Policy Today

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AMERICA'S CRUMBLING INFRASTRUCTURE PDF Print E-mail
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Is Chicken Little right? Former Commerce Secretary Norm Mineta and others on America’s crumbing infrastructure

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Projects like the interstate highway system helped make the United States a global power, allowing freight and people to move about the country. Our airports are equally important domestically as well as our link to the world. Not to mention the whole specter of safety highlighted by falling bridges and urban sinkholes. The American Society of Civil Engineers says that repairing the nation’s bridges, alone, would cost at least $9.4 billion per year for the next 20 years. Another estimate by the ASCE puts the cost of bringing the entire US infrastructure up to an “adequate” level at $1.6 trillion. With billions spent on the Iraqi war, trillions more needed to bail out social security—and billions and billions more proposed for education and national healthcare, you get the picture. Former Commerce Secretary Norm Mineta, Bill Marcuson, president of the American Society of Civil Engineers, MN State Rep Phyllis Kahn, and other experts highlight some of the issues and proposed solutions: higher gasoline taxes, more toll roads, and public-private partnerships. Have a read, have a think. Good ideas desperately needed—this rig is running in reverse.


Projects like the interstate highway system helped make the United States a global power, allowing freight and people to move about the country. American commerce relies on roads, says someone who should know - Norman Mineta, former secretary of the commerce and transportation departments. So why he is worried?

Says Mineta, transportation is a policy issue that citizens take for granted until it’s denied to them. “Everything you need – what you eat, what you wear – got there through some form of transportation, but few people care unless they’re affected by it.”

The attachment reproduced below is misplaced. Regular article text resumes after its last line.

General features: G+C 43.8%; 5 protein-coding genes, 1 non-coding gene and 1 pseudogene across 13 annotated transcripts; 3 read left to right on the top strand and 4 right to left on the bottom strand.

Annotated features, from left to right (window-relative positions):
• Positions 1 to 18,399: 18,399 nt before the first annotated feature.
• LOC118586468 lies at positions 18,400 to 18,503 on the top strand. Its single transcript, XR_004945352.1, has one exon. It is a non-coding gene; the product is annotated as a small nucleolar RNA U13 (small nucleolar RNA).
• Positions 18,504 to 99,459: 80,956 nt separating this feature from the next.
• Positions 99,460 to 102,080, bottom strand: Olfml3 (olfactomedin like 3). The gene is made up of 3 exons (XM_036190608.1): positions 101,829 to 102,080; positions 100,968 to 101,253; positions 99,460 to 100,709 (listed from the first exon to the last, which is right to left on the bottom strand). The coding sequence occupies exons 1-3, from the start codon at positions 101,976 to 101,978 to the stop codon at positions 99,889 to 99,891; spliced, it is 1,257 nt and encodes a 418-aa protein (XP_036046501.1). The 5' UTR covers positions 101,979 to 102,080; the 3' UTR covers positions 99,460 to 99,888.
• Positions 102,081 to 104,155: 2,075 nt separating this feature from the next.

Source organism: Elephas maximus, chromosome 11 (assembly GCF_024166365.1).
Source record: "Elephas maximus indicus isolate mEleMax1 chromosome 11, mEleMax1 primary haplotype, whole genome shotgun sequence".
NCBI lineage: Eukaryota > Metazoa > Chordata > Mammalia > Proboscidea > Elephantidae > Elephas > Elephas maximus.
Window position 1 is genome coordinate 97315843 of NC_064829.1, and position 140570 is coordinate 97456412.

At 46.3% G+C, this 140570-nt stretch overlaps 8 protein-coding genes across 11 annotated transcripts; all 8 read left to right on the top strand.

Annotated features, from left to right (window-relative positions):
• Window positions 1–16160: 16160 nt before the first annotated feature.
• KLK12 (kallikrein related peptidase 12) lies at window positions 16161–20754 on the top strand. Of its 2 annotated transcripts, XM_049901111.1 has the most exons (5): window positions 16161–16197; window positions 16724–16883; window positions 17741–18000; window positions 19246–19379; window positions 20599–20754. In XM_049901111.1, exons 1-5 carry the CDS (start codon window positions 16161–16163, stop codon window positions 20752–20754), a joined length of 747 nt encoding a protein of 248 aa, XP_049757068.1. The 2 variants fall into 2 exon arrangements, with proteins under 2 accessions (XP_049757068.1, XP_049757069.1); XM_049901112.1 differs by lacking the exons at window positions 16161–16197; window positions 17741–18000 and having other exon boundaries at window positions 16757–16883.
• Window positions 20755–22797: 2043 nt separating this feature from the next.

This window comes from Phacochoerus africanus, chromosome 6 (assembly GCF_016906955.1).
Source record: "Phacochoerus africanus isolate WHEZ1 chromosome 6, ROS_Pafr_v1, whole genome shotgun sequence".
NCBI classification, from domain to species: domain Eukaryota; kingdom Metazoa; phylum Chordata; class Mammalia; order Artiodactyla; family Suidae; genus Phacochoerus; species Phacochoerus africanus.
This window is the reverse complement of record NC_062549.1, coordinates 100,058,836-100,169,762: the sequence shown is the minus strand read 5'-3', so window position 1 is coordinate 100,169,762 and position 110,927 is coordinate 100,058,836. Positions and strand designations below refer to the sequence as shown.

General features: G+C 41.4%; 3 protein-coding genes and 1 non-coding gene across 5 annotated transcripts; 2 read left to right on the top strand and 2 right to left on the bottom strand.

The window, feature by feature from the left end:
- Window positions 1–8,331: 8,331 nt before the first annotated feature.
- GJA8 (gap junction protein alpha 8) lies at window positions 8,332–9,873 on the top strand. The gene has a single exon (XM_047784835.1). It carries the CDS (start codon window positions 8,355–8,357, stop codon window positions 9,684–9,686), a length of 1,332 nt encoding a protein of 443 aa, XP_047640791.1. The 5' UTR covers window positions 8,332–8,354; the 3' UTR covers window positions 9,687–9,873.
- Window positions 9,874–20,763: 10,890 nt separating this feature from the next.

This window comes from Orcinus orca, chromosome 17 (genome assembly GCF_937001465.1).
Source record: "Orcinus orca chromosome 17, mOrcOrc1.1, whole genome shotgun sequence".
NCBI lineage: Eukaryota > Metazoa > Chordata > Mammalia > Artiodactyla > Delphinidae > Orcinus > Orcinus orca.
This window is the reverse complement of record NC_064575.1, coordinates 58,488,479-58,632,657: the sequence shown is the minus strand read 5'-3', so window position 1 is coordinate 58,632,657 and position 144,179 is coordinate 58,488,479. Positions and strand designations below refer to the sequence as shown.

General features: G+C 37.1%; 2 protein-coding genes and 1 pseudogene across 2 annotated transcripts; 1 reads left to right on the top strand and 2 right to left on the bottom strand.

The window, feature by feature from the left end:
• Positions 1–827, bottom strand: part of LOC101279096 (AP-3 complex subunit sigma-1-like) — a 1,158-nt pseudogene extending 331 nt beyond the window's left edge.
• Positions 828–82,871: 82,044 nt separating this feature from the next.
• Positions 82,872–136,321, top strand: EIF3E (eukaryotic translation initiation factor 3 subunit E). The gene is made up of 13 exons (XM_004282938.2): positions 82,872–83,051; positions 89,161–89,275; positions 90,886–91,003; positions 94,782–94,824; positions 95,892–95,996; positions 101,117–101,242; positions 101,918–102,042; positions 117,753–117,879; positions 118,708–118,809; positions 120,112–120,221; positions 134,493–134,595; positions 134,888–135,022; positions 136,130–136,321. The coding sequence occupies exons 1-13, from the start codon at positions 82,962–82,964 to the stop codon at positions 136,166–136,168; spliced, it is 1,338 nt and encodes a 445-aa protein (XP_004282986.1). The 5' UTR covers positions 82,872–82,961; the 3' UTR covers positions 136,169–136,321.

However, even when they are affected by it – by broken levees in New Orleans or exploding steam pipes in New York – Mineta says most Americans would rather avoid the issue.

Referring to a poll about Americans’ opinions of an increase in the gasoline tax, taken in the wake of Minnesota’s Interstate 35 bridge collapse, Mineta says he was startled to learn that a majority of Americans opposed a five-cent increase in the federal tax that help fund road projects. “You would think that the tragedy would jar people into a realization that we need to be doing something about it, but it’s one of those issues that you need a constant beating of the drum,” he says.

Time to sound the alarm.
Mineta says he tried drawing attention to America’s crumbling roads while in office, but few people, including President George W. Bush, grasped the issue. “In my five and half years as secretary of transportation, I wanted to get one word in the State of the Union and it never happened,” says a disappointed Mineta.

To fund the Highway Trust Fund, which is expected to have a nearly $5 billion deficit in fiscal year 2009, Mineta says he suggested a 6-cent increase to the gasoline tax over five years to a transportation reauthorization bill, but Bush rejected it. “He pulled out his black Sharpie and said, ‘No, I don’t want a tax increase,’” Mineta recalls. “When I went back, I had no tax increase, but I had a [consumer price index] inflator for the fifth year of the bill and he said, ‘No, Norm, that’s a tax increase.’”

Says Mineta, “Later on, I remember when gasoline hit $3.50 a gallon and the President said, ‘Norm, aren’t you happy about not putting that tax increase in place?” Years later, Mineta is definitely not happy.